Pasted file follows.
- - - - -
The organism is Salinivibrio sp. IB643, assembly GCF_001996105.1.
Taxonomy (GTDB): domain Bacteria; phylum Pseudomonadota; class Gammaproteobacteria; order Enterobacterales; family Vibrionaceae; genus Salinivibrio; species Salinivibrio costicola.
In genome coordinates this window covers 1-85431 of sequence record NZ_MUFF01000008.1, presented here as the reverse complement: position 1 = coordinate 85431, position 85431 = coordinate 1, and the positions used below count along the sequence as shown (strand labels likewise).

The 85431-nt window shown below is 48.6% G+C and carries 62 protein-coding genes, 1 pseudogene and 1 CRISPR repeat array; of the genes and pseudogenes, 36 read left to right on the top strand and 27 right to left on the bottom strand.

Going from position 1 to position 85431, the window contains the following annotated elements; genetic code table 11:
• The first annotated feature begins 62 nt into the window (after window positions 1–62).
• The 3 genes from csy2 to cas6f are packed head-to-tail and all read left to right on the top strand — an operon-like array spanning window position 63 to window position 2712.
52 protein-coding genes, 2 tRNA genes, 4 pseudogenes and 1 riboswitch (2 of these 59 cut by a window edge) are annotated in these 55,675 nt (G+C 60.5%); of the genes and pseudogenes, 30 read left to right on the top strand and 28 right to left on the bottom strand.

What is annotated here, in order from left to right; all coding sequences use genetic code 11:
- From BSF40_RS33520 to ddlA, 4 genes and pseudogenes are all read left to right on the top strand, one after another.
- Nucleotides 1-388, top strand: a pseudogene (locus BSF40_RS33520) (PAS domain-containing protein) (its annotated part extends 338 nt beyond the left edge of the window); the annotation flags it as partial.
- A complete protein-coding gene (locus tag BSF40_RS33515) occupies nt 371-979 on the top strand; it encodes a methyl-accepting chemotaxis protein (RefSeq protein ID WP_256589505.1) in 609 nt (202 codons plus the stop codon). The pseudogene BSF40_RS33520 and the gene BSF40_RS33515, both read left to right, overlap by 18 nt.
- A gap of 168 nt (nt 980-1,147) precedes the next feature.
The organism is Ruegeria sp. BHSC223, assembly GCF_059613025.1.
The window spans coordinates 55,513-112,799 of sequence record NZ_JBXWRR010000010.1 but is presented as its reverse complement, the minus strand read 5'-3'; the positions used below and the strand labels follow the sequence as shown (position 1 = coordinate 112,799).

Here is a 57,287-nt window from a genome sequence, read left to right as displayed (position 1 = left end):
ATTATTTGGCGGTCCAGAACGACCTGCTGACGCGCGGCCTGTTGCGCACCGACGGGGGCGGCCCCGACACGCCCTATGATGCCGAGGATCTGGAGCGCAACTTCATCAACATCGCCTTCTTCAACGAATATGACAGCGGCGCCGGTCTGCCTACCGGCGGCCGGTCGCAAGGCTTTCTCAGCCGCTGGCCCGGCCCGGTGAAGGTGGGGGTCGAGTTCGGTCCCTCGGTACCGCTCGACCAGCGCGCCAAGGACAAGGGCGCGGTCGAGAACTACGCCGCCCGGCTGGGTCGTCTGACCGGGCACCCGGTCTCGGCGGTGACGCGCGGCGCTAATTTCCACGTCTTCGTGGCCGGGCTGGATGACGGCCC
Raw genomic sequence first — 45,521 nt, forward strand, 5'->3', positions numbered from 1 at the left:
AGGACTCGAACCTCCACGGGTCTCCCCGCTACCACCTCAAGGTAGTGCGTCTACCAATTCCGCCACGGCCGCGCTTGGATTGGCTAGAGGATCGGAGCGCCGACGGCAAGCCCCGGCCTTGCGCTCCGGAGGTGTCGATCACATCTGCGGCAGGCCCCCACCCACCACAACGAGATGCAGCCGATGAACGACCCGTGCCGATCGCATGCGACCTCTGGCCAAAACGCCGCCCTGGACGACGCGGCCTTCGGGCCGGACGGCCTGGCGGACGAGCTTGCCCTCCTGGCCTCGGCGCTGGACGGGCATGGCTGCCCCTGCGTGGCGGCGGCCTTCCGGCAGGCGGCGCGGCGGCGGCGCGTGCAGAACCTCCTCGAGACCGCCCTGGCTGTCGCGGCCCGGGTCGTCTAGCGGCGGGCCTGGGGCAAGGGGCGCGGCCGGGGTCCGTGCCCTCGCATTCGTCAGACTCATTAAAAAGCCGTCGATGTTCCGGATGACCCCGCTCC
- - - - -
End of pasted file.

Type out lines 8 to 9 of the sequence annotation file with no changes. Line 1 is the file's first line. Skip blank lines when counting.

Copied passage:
52 protein-coding genes, 2 tRNA genes, 4 pseudogenes and 1 riboswitch (2 of these 59 cut by a window edge) are annotated in these 55,675 nt (G+C 60.5%); of the genes and pseudogenes, 30 read left to right on the top strand and 28 right to left on the bottom strand.

What is annotated here, in order from left to right; all coding sequences use genetic code 11: